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Sibling Support Programs

By: Brenda Souto
National Alliance for the Mentally Ill

Accompanied by my college-age daughter (a sibling) and a friend who has an adult brother with schizophrenia, I attended a training event some time ago that took me back to my days as a Girl Scout leader. Don Meyer, the director of the Sibling Support Program, was in nearby Baltimore, modeling the Sibling Support Program he had created at the Children’s Hospital in Seattle.

Kids who have brothers and sisters with disabilities have needs of their own, needs that are often overlooked. The Sibling Support Program model provides much-needed social and emotional support to school-age brothers and sisters, support in a recreational atmosphere that kids will enjoy. At Sibshops, kids have an opportunity to share their good—and maybe not so good—feelings with other kids who understand these feelings.

After our training, where many siblings came to participate, I spoke with several children who had siblings with neurological brain disorders (NBDs) and realized how flexible the Sibshop model is. The program gave these kids an immediate peer group in which they could share their frustrations and fears, irrespective of the illness or special needs of their brother and sisters.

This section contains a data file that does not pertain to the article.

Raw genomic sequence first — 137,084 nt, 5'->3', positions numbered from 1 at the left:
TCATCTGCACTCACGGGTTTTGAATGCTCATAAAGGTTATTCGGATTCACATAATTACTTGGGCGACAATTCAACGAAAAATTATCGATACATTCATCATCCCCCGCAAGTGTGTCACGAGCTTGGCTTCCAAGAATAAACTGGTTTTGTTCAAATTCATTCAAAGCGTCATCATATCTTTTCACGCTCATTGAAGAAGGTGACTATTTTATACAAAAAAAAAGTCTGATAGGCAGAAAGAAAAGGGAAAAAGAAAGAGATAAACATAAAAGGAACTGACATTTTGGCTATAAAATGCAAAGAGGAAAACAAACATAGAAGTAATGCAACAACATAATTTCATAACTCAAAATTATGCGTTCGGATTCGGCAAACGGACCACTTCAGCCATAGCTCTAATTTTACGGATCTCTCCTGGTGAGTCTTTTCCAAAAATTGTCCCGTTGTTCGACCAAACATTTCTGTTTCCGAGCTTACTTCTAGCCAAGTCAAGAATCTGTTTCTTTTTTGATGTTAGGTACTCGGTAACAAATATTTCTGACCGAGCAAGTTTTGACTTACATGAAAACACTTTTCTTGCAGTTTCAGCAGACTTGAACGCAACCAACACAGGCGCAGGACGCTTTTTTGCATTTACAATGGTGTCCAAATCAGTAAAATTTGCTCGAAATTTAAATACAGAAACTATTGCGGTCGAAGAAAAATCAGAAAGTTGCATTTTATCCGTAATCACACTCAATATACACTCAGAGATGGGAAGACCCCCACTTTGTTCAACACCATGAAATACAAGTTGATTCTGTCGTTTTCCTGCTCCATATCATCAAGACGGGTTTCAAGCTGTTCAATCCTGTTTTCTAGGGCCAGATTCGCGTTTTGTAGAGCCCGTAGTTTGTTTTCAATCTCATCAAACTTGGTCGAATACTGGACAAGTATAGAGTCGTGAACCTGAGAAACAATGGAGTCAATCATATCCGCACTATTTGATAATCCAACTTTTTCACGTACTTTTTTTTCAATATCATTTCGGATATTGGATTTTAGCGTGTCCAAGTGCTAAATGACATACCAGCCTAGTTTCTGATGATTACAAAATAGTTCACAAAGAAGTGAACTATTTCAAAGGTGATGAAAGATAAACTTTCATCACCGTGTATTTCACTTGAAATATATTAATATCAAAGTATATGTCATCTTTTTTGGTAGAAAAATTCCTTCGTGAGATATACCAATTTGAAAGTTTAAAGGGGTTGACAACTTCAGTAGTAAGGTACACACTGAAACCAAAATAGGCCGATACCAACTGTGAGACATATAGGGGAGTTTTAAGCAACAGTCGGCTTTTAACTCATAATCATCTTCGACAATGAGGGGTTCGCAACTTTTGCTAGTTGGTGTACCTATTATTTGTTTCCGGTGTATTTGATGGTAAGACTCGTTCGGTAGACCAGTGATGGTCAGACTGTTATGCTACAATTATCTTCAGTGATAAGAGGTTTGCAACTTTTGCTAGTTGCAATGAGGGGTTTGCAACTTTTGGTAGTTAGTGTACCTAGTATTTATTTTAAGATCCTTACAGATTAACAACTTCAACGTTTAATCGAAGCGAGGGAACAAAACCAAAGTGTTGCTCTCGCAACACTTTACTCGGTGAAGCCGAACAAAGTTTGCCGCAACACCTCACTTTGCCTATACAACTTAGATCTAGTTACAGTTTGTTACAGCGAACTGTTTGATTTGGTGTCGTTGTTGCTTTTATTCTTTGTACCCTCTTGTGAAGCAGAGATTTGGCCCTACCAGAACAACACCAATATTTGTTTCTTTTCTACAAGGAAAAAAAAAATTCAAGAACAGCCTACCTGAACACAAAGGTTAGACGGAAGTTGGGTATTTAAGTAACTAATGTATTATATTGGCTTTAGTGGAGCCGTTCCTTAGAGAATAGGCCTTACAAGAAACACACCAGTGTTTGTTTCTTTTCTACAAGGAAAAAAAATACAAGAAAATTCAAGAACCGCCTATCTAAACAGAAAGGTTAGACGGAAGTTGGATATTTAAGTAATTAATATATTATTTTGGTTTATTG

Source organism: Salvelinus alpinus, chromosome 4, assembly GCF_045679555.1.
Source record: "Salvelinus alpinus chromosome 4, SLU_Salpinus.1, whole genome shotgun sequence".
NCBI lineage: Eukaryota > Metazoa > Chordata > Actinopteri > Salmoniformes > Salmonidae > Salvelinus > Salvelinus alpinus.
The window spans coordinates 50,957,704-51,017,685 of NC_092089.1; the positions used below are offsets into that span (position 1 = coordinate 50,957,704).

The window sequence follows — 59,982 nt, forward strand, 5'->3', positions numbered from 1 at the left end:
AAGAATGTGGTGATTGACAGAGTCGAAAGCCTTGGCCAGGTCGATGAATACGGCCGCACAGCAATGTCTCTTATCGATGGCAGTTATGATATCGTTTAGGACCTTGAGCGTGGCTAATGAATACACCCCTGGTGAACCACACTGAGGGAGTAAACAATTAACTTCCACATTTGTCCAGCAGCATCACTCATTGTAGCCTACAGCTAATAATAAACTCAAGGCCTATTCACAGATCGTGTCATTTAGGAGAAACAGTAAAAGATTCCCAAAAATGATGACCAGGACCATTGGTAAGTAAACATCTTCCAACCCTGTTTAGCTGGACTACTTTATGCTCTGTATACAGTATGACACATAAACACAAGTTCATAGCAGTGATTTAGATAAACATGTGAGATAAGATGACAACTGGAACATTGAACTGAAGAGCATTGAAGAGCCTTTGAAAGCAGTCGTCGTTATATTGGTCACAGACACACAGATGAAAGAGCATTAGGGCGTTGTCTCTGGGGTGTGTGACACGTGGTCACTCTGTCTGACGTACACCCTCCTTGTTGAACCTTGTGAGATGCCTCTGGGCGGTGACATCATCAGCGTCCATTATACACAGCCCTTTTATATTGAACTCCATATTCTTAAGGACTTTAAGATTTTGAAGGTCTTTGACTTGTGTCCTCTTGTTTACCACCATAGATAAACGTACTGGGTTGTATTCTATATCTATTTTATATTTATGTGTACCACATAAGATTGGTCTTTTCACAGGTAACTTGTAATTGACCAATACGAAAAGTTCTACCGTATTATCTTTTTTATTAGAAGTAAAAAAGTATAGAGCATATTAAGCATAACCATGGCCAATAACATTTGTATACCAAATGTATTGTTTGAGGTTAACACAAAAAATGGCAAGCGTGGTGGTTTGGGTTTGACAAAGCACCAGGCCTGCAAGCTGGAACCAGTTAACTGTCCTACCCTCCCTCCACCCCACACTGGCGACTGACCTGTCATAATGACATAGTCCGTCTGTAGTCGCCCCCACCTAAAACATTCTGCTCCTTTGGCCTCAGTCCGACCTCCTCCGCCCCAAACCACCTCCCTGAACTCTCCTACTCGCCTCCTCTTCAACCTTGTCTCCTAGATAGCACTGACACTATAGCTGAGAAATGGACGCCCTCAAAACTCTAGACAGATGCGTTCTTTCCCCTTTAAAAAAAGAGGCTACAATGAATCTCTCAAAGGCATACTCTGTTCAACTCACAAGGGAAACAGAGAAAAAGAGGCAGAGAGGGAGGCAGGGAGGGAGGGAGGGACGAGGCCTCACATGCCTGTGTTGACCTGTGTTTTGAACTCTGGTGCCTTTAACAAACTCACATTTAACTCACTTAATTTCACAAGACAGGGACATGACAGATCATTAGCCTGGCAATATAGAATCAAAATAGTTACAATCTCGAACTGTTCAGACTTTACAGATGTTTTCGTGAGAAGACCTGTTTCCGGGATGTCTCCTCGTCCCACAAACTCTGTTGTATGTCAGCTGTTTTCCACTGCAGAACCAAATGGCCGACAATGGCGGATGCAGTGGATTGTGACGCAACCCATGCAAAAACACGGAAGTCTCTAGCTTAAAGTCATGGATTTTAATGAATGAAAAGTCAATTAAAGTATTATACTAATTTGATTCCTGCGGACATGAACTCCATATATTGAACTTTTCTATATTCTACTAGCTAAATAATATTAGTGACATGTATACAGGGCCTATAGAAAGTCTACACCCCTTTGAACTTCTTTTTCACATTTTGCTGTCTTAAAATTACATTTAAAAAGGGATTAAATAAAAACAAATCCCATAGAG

Over the past half-dozen years, Meyer has trained folks around the country to provide sibling support workshops, primarily for kids age 8 through thirteen. He has also co-authored a guidebook for communities, providers, parents, and caregivers that gives all the basic information contained in the training I attended. This resource is Sibshops: Workshops for Siblings of Children with Special Needs by Meyer & Patricia F. Vadasy (Paul H. Brookes Publishers, 1994. 256 pages, paperback.) It’s available from major booksellers in your neighborhood and online.

This guidebook will help you to plan, budget, promote, and run a successful Sibshop, whether you’re a service provider or family member. It’s as easy for a community group to organize a sibshop as it is to plan a camp fire or scout event. But it doesn’t have to be an every-week occurrence. Sibshops can be held twice a year and still have a positive impact for siblings. You’ll find all kinds of the activities for a Sibshop event in the guidebook, from paper-and-pen activities to high-energy games to group discussions.

For more information about Sibshops and a list of current Sibshops operating in your state, go to the Sibling Support Project Web site at

In the meantime...

There is an email listserv for kids who have siblings with disabilities. It is called SibKids! and is sponsored by the Sibling Support Project. It is the only listserv in the world dedicated solely to the well-being of young brothers and sisters of youngsters with disabilities. To help your youngster subscribe, visit the SibKids! subscription page with him or her. If you cannot access that page or if your browser does not support forms, follow these instructions:

1. Email
2. In the body of the message, type: subscribe sibkids,
3. Leave the subject line blank.
4. Send.